Pub Type(s)

Journal Article
Research Support, Non-U.S. Gov't

Language

eng

PubMed ID

32540902

Citation

Brouwer, Philip J M., et al. "Potent Neutralizing Antibodies From COVID-19 Patients Define Multiple Targets of Vulnerability." Science (New York, N.Y.), vol. 369, no. 6504, 2020, pp. 643-650.
Brouwer PJM, Caniels TG, van der Straten K, et al. Potent neutralizing antibodies from COVID-19 patients define multiple targets of vulnerability. Science. 2020;369(6504):643-650.
Brouwer, P. J. M., Caniels, T. G., van der Straten, K., Snitselaar, J. L., Aldon, Y., Bangaru, S., Torres, J. L., Okba, N. M. A., Claireaux, M., Kerster, G., Bentlage, A. E. H., van Haaren, M. M., Guerra, D., Burger, J. A., Schermer, E. E., Verheul, K. D., van der Velde, N., van der Kooi, A., van Schooten, J., ... van Gils, M. J. (2020). Potent neutralizing antibodies from COVID-19 patients define multiple targets of vulnerability. Science (New York, N.Y.), 369(6504), 643-650. https://doi.org/10.1126/science.abc5902
Brouwer PJM, et al. Potent Neutralizing Antibodies From COVID-19 Patients Define Multiple Targets of Vulnerability. Science. 2020 08 7;369(6504):643-650. PubMed PMID: 32540902.
* Article titles in AMA citation format should be in sentence-case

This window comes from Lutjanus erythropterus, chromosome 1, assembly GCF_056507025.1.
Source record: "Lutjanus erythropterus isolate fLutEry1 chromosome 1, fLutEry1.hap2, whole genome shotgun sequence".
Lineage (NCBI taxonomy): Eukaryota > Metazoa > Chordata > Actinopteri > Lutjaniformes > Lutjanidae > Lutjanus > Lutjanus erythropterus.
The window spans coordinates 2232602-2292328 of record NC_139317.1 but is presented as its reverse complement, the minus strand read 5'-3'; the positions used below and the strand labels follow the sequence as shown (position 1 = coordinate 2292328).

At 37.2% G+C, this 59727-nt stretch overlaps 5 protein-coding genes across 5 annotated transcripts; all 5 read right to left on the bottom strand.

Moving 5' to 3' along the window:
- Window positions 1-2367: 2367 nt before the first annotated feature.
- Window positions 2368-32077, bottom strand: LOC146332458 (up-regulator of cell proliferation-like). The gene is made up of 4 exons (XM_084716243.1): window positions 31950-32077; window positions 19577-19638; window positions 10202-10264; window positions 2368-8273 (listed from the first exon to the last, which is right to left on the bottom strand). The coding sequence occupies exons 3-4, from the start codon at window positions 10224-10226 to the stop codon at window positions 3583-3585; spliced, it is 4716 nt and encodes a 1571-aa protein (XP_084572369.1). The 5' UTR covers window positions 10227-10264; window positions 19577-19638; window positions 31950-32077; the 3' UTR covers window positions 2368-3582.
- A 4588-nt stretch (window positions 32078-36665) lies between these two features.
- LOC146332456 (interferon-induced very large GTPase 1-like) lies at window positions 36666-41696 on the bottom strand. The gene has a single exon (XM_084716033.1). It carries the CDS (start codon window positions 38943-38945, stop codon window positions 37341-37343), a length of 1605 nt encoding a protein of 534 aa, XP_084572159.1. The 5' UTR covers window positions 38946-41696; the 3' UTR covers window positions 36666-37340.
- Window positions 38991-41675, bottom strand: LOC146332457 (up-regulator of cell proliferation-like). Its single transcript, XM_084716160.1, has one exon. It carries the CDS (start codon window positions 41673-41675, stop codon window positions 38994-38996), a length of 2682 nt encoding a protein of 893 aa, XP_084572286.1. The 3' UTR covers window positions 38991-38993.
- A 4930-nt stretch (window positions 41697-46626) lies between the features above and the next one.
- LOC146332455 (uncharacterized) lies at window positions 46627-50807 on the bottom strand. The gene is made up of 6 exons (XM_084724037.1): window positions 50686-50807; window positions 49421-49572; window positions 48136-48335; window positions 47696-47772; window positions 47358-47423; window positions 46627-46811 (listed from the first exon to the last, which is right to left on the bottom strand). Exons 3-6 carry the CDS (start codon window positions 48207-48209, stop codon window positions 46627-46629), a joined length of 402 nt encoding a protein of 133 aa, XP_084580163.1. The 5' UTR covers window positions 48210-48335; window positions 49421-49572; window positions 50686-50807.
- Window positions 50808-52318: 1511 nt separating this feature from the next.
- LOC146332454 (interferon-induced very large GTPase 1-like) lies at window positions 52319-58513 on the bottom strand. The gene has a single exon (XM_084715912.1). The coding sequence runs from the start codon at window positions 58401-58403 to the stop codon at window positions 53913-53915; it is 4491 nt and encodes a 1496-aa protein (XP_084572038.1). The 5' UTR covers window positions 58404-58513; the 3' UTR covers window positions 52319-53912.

TY - JOUR T1 - Potent neutralizing antibodies from COVID-19 patients define multiple targets of vulnerability. AU - Brouwer,Philip J M, AU - Caniels,Tom G, AU - van der Straten,Karlijn, AU - Snitselaar,Jonne L, AU - Aldon,Yoann, AU - Bangaru,Sandhya, AU - Torres,Jonathan L, AU - Okba,Nisreen M A, AU - Claireaux,Mathieu, AU - Kerster,Gius, AU - Bentlage,Arthur E H, AU - van Haaren,Marlies M, AU - Guerra,Denise, AU - Burger,Judith A, AU - Schermer,Edith E, AU - Verheul,Kirsten D, AU - van der Velde,Niels, AU - van der Kooi,Alex, AU - van Schooten,Jelle, AU - van Breemen,Mariëlle J, AU - Bijl,Tom P L, AU - Sliepen,Kwinten, AU - Aartse,Aafke, AU - Derking,Ronald, AU - Bontjer,Ilja, AU - Kootstra,Neeltje A, AU - Wiersinga,W Joost, AU - Vidarsson,Gestur, AU - Haagmans,Bart L, AU - Ward,Andrew B, AU - de Bree,Godelieve J, AU - Sanders,Rogier W, AU - van Gils,Marit J, Y1 - 2020/06/15/ PY - 2020/05/04/received PY - 2020/06/10/accepted PY - 2020/6/17/pubmed PY - 2020/8/25/medline PY - 2020/6/17/entrez SP - 643 EP - 650 JF - Science (New York, N.Y.) JO - Science VL - 369 IS - 6504 N2 - The rapid spread of severe acute respiratory syndrome coronavirus 2 (SARS-CoV-2) has had a large impact on global health, travel, and economy. Therefore, preventative and therapeutic measures are urgently needed. Here, we isolated monoclonal antibodies from three convalescent coronavirus disease 2019 (COVID-19) patients using a SARS-CoV-2 stabilized prefusion spike protein. These antibodies had low levels of somatic hypermutation and showed a strong enrichment in VH1-69, VH3-30-3, and VH1-24 gene usage. A subset of the antibodies was able to potently inhibit authentic SARS-CoV-2 infection at a concentration as low as 0.007 micrograms per milliliter. Competition and electron microscopy studies illustrate that the SARS-CoV-2 spike protein contains multiple distinct antigenic sites, including several receptor-binding domain (RBD) epitopes as well as non-RBD epitopes. In addition to providing guidance for vaccine design, the antibodies described here are promising candidates for COVID-19 treatment and prevention. SN - 1095-9203 UR - https://www.unboundmedicine.com/medline/citation/32540902/full_citation L2 - http://www.zgddek.com/EN/abstract/abstract14902.shtml DB - PRIME DP - Unbound Medicine ER -